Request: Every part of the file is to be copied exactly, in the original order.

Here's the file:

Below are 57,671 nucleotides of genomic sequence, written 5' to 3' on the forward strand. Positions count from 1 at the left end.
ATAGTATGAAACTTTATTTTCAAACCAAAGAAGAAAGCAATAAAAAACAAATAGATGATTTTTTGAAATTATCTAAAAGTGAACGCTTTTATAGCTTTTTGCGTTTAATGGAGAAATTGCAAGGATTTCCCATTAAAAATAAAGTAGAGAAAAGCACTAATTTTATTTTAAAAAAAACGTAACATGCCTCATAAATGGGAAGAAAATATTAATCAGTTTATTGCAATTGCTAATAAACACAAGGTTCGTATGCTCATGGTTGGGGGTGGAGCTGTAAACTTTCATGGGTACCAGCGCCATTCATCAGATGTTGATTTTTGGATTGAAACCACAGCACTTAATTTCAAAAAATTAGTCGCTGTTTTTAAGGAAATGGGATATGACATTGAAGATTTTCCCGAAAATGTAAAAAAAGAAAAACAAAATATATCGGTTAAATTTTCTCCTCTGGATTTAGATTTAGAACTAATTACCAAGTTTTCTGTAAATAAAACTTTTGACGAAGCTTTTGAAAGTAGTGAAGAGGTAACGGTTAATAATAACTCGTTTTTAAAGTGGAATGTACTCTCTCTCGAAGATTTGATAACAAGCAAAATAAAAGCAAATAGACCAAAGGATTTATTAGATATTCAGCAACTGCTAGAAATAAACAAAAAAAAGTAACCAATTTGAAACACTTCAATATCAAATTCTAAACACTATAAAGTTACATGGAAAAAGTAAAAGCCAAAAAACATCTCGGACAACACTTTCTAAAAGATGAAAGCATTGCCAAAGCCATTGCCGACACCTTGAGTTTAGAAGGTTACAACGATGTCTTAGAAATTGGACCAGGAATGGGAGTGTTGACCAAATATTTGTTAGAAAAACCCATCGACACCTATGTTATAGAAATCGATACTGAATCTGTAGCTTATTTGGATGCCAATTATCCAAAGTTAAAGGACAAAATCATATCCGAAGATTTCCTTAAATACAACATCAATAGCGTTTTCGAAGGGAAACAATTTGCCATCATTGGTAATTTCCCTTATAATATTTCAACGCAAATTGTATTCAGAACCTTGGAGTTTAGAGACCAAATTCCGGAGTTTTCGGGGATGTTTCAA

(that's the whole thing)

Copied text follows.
Below are 57,671 nucleotides of genomic sequence, written 5' to 3' on the forward strand. Positions count from 1 at the left end.
ATAGTATGAAACTTTATTTTCAAACCAAAGAAGAAAGCAATAAAAAACAAATAGATGATTTTTTGAAATTATCTAAAAGTGAACGCTTTTATAGCTTTTTGCGTTTAATGGAGAAATTGCAAGGATTTCCCATTAAAAATAAAGTAGAGAAAAGCACTAATTTTATTTTAAAAAAAACGTAACATGCCTCATAAATGGGAAGAAAATATTAATCAGTTTATTGCAATTGCTAATAAACACAAGGTTCGTATGCTCATGGTTGGGGGTGGAGCTGTAAACTTTCATGGGTACCAGCGCCATTCATCAGATGTTGATTTTTGGATTGAAACCACAGCACTTAATTTCAAAAAATTAGTCGCTGTTTTTAAGGAAATGGGATATGACATTGAAGATTTTCCCGAAAATGTAAAAAAAGAAAAACAAAATATATCGGTTAAATTTTCTCCTCTGGATTTAGATTTAGAACTAATTACCAAGTTTTCTGTAAATAAAACTTTTGACGAAGCTTTTGAAAGTAGTGAAGAGGTAACGGTTAATAATAACTCGTTTTTAAAGTGGAATGTACTCTCTCTCGAAGATTTGATAACAAGCAAAATAAAAGCAAATAGACCAAAGGATTTATTAGATATTCAGCAACTGCTAGAAATAAACAAAAAAAAGTAACCAATTTGAAACACTTCAATATCAAATTCTAAACACTATAAAGTTACATGGAAAAAGTAAAAGCCAAAAAACATCTCGGACAACACTTTCTAAAAGATGAAAGCATTGCCAAAGCCATTGCCGACACCTTGAGTTTAGAAGGTTACAACGATGTCTTAGAAATTGGACCAGGAATGGGAGTGTTGACCAAATATTTGTTAGAAAAACCCATCGACACCTATGTTATAGAAATCGATACTGAATCTGTAGCTTATTTGGATGCCAATTATCCAAAGTTAAAGGACAAAATCATATCCGAAGATTTCCTTAAATACAACATCAATAGCGTTTTCGAAGGGAAACAATTTGCCATCATTGGTAATTTCCCTTATAATATTTCAACGCAAATTGTATTCAGAACCTTGGAGTTTAGAGACCAAATTCCGGAGTTTTCGGGGATGTTTCAA